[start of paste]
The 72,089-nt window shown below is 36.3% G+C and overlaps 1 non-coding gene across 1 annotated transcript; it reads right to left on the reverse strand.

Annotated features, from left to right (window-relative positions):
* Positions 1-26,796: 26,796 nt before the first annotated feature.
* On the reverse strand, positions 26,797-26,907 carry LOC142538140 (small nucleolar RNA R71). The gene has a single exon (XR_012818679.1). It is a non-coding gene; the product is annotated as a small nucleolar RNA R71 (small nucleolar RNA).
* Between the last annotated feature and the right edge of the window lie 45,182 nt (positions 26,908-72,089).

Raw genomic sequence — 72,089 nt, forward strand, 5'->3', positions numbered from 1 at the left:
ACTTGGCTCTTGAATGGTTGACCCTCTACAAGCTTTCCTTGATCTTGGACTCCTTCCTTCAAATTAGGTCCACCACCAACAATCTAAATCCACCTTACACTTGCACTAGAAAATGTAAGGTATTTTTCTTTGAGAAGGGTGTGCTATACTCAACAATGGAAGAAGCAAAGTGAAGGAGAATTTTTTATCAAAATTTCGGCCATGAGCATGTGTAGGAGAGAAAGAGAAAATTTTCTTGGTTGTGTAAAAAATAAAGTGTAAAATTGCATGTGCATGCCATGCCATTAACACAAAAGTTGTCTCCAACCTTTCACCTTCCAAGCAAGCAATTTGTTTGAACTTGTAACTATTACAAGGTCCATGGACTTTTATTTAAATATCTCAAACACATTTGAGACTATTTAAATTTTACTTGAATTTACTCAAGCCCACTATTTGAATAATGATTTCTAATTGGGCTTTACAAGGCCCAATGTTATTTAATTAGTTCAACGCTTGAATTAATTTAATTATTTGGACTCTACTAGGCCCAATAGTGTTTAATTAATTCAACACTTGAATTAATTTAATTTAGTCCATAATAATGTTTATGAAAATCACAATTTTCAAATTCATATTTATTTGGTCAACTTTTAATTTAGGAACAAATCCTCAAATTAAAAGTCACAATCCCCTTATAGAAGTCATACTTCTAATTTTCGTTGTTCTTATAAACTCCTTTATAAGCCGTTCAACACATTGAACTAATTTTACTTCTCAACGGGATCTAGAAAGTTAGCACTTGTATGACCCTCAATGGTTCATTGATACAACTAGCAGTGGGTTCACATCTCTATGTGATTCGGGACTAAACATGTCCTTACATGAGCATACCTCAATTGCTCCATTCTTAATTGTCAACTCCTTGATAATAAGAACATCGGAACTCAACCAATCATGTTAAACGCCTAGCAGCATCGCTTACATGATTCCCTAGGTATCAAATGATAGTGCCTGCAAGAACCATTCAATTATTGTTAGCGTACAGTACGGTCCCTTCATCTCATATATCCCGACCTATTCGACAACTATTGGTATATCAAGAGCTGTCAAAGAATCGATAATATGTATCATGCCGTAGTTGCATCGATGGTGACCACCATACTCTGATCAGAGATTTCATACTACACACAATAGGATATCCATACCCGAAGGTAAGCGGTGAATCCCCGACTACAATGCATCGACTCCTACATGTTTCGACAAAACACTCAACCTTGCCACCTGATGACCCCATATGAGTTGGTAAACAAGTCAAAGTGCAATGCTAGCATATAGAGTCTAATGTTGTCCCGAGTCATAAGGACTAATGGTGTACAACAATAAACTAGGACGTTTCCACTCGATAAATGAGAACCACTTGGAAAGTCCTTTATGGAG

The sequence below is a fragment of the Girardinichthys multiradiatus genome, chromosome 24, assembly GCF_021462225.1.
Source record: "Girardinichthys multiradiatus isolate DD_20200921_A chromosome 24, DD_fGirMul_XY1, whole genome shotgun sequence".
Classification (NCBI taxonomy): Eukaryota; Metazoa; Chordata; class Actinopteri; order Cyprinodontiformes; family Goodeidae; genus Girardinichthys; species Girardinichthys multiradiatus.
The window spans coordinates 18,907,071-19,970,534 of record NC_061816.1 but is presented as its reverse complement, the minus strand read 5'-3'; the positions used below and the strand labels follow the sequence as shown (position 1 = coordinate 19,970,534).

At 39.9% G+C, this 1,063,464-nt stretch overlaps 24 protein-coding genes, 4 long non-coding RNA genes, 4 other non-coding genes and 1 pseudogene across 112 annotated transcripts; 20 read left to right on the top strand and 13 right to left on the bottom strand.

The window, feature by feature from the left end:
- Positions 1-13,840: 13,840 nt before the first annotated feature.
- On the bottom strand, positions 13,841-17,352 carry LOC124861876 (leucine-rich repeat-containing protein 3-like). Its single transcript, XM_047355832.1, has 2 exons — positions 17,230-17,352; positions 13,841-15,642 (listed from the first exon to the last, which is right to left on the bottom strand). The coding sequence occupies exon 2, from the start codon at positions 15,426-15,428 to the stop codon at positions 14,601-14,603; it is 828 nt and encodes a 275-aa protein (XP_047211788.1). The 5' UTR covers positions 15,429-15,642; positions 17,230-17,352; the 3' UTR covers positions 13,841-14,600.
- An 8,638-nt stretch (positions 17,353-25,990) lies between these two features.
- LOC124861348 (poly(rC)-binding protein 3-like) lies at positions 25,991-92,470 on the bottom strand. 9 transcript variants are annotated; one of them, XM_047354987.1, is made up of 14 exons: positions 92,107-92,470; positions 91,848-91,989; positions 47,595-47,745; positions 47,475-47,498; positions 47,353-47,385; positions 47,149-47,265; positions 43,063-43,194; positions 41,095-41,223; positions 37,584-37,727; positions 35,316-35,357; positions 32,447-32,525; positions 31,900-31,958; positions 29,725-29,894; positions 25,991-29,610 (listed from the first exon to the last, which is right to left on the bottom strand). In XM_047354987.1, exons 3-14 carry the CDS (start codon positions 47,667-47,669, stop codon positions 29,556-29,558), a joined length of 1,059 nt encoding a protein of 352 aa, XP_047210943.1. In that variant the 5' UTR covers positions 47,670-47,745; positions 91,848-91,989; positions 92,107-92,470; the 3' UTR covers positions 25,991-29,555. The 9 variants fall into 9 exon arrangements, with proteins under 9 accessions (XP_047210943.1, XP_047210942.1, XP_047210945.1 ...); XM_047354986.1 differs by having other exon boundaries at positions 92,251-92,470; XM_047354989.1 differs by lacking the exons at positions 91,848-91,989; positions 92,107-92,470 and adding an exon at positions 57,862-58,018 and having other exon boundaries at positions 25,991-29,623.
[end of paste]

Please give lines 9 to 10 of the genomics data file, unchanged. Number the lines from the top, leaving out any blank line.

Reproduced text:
Source record: "Girardinichthys multiradiatus isolate DD_20200921_A chromosome 24, DD_fGirMul_XY1, whole genome shotgun sequence".
Classification (NCBI taxonomy): Eukaryota; Metazoa; Chordata; class Actinopteri; order Cyprinodontiformes; family Goodeidae; genus Girardinichthys; species Girardinichthys multiradiatus.